Bruce Bochy has it easy compared to Little League All-Star managers.
All Bochy has to contend with is a 25-man active roster and the 40-man roster consisting of players signed to a Major League contract. Little League All-Star managers have just one vote out of many in determining his/her 14-player roster.
All Bochy has to contend with is the huge ego of today’s high-priced professional athletes. Players’ egos aren’t that big a concern for Little League managers. More troublesome is the consistent advice offered by parents who are eager to share their expertise, especially when it comes on how and where to play their own superstars.
Once Bochy sets his lineup, he is free to pinch-hit, pinch-run, change pitchers, add defense pretty much at will.
Little League managers’ moves are restricted by rule. For starters, they are required to give each player on the roster at least one at bat, although the mandatory play rule is slightly less stringent than during the regular season when each player must also play for six consecutive outs in the field. All-Star teams with less than 13 players on the roster must give each player the field playing time as well as an at bat. No problem when a team is winning big, but with almost half the lineup required to turn over in six innings, it can get a little dicey.
The mandatory play rule is complicated by a rule that allows players to re-enter at will with the only stipulation that it be at the same spot in the batting order. More decisions for the manager.
Things really get strange with the pitch-count rules. The rules per game are pretty straightforward when it comes to the number of pitches in a game — 85 pitches for 11- and 12-year-olds; 75 for 9- and 10-year-olds and 50 for 7- and 8-year-olds.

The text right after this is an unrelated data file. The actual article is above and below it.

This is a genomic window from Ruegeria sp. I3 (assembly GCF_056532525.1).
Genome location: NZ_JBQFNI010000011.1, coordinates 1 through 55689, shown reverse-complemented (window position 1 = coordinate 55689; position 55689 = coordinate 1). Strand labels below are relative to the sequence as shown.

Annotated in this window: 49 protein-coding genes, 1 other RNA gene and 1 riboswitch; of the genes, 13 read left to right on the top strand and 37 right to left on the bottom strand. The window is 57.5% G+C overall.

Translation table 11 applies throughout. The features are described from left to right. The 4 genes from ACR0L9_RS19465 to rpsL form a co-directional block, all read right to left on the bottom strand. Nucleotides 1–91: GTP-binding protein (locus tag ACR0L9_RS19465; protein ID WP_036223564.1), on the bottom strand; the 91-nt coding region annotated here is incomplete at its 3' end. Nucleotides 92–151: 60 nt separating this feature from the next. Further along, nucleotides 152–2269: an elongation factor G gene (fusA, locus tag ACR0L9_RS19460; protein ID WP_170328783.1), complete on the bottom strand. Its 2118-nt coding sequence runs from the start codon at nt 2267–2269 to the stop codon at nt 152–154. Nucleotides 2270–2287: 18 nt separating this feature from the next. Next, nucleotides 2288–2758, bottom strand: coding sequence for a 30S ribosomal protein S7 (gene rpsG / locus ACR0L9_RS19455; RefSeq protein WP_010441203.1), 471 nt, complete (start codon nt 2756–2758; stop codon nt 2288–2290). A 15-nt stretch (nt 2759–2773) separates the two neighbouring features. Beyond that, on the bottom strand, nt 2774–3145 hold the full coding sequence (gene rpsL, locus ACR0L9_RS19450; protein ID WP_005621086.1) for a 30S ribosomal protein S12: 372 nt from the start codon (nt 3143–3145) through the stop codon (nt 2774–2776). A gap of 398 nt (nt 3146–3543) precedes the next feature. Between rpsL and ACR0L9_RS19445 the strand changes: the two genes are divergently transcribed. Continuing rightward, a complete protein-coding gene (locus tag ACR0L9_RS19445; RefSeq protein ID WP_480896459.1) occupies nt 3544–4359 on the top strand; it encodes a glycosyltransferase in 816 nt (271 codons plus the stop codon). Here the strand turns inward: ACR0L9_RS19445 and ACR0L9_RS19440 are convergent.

It is in the days-of-rest requirements that things really get complicated, particularly in double-elimination tournaments where teams can end up playing every day.
According to Little League rules:
“Pitchers league age 14 and under must adhere to the following rest requirements:
“If a player pitches 66 or more pitches in a day, four calendar days of rest must be observed.
“If a player pitches 51-65 pitches in a day, three calendar days of rest must be observed.
“If a player pitches 36-50 pitches in a day, two calendar days of rest must be observed.
“If a player pitches 21-35 pitches in a day, one (1) calendar days of rest must be observed.
“If a player pitches 1-20 pitches in a day, no (0) calendar day of rest is required.”
These requirements are why managers sometimes take effective pitchers out of a game as early as the second or third inning.
All Bochy has to worry about is if his pitcher, starter or reliever, is tiring.
I’ve never heard of Bochy having to send a parent scurrying from Santa Rosa to Petaluma because a player forgot his baseball shoes. I’ve never seen Bochy anxiously looking toward a bathroom to see if his on-deck hitter has finished his business yet. I’ve never seen Bochy have to explain to a player why he isn’t allowed to eat a hot dog in the dugout during a game.
Managing a Little League All-Star team requires a strategist, a mathematician, a diplomat, a counselor and a teacher all rolled into one very patient human being.